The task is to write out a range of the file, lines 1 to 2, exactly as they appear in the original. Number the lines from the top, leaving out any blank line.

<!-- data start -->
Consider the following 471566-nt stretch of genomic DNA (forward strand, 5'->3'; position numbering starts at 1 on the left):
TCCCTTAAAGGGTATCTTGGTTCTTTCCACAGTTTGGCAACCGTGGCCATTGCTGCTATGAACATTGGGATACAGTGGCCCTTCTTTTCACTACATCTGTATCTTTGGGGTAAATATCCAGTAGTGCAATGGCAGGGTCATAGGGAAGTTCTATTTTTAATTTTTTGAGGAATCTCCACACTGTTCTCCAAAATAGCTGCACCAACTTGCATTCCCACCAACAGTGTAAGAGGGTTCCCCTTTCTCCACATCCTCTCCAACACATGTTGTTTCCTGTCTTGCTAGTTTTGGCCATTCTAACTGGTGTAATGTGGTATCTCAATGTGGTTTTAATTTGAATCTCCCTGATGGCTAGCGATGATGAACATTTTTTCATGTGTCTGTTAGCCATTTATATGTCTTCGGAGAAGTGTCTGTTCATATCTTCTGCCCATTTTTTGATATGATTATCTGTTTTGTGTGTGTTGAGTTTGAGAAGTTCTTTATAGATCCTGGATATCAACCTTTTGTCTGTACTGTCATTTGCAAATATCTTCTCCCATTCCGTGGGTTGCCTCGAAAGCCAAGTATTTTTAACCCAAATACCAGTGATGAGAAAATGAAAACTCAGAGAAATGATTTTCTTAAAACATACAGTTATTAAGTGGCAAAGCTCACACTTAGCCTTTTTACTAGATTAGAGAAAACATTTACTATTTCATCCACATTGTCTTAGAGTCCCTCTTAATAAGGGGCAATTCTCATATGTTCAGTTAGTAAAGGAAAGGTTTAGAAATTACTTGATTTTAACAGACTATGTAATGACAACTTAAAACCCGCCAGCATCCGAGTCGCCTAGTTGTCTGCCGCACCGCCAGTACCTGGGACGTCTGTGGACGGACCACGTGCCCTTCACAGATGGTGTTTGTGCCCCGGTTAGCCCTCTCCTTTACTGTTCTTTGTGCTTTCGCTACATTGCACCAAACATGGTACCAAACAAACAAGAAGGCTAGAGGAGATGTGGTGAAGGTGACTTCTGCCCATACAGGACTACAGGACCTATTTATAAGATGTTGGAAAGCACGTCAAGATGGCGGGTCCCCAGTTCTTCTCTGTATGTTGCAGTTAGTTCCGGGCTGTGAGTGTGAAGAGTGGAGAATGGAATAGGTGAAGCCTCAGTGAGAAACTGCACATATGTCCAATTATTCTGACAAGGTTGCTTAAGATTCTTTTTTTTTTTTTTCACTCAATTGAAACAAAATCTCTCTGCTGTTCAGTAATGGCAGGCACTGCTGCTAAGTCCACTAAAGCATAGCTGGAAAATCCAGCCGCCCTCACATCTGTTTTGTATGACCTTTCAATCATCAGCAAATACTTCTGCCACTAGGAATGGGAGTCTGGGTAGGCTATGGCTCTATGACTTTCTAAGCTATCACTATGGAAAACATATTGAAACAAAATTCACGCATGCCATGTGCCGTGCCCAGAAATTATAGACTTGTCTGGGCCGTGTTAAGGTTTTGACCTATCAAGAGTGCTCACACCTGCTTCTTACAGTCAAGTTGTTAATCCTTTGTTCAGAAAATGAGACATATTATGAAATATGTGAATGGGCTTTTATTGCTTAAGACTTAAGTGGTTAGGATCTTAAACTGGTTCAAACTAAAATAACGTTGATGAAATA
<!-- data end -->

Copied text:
Consider the following 471566-nt stretch of genomic DNA (forward strand, 5'->3'; position numbering starts at 1 on the left):
TCCCTTAAAGGGTATCTTGGTTCTTTCCACAGTTTGGCAACCGTGGCCATTGCTGCTATGAACATTGGGATACAGTGGCCCTTCTTTTCACTACATCTGTATCTTTGGGGTAAATATCCAGTAGTGCAATGGCAGGGTCATAGGGAAGTTCTATTTTTAATTTTTTGAGGAATCTCCACACTGTTCTCCAAAATAGCTGCACCAACTTGCATTCCCACCAACAGTGTAAGAGGGTTCCCCTTTCTCCACATCCTCTCCAACACATGTTGTTTCCTGTCTTGCTAGTTTTGGCCATTCTAACTGGTGTAATGTGGTATCTCAATGTGGTTTTAATTTGAATCTCCCTGATGGCTAGCGATGATGAACATTTTTTCATGTGTCTGTTAGCCATTTATATGTCTTCGGAGAAGTGTCTGTTCATATCTTCTGCCCATTTTTTGATATGATTATCTGTTTTGTGTGTGTTGAGTTTGAGAAGTTCTTTATAGATCCTGGATATCAACCTTTTGTCTGTACTGTCATTTGCAAATATCTTCTCCCATTCCGTGGGTTGCCTCGAAAGCCAAGTATTTTTAACCCAAATACCAGTGATGAGAAAATGAAAACTCAGAGAAATGATTTTCTTAAAACATACAGTTATTAAGTGGCAAAGCTCACACTTAGCCTTTTTACTAGATTAGAGAAAACATTTACTATTTCATCCACATTGTCTTAGAGTCCCTCTTAATAAGGGGCAATTCTCATATGTTCAGTTAGTAAAGGAAAGGTTTAGAAATTACTTGATTTTAACAGACTATGTAATGACAACTTAAAACCCGCCAGCATCCGAGTCGCCTAGTTGTCTGCCGCACCGCCAGTACCTGGGACGTCTGTGGACGGACCACGTGCCCTTCACAGATGGTGTTTGTGCCCCGGTTAGCCCTCTCCTTTACTGTTCTTTGTGCTTTCGCTACATTGCACCAAACATGGTACCAAACAAACAAGAAGGCTAGAGGAGATGTGGTGAAGGTGACTTCTGCCCATACAGGACTACAGGACCTATTTATAAGATGTTGGAAAGCACGTCAAGATGGCGGGTCCCCAGTTCTTCTCTGTATGTTGCAGTTAGTTCCGGGCTGTGAGTGTGAAGAGTGGAGAATGGAATAGGTGAAGCCTCAGTGAGAAACTGCACATATGTCCAATTATTCTGACAAGGTTGCTTAAGATTCTTTTTTTTTTTTTTCACTCAATTGAAACAAAATCTCTCTGCTGTTCAGTAATGGCAGGCACTGCTGCTAAGTCCACTAAAGCATAGCTGGAAAATCCAGCCGCCCTCACATCTGTTTTGTATGACCTTTCAATCATCAGCAAATACTTCTGCCACTAGGAATGGGAGTCTGGGTAGGCTATGGCTCTATGACTTTCTAAGCTATCACTATGGAAAACATATTGAAACAAAATTCACGCATGCCATGTGCCGTGCCCAGAAATTATAGACTTGTCTGGGCCGTGTTAAGGTTTTGACCTATCAAGAGTGCTCACACCTGCTTCTTACAGTCAAGTTGTTAATCCTTTGTTCAGAAAATGAGACATATTATGAAATATGTGAATGGGCTTTTATTGCTTAAGACTTAAGTGGTTAGGATCTTAAACTGGTTCAAACTAAAATAACGTTGATGAAATA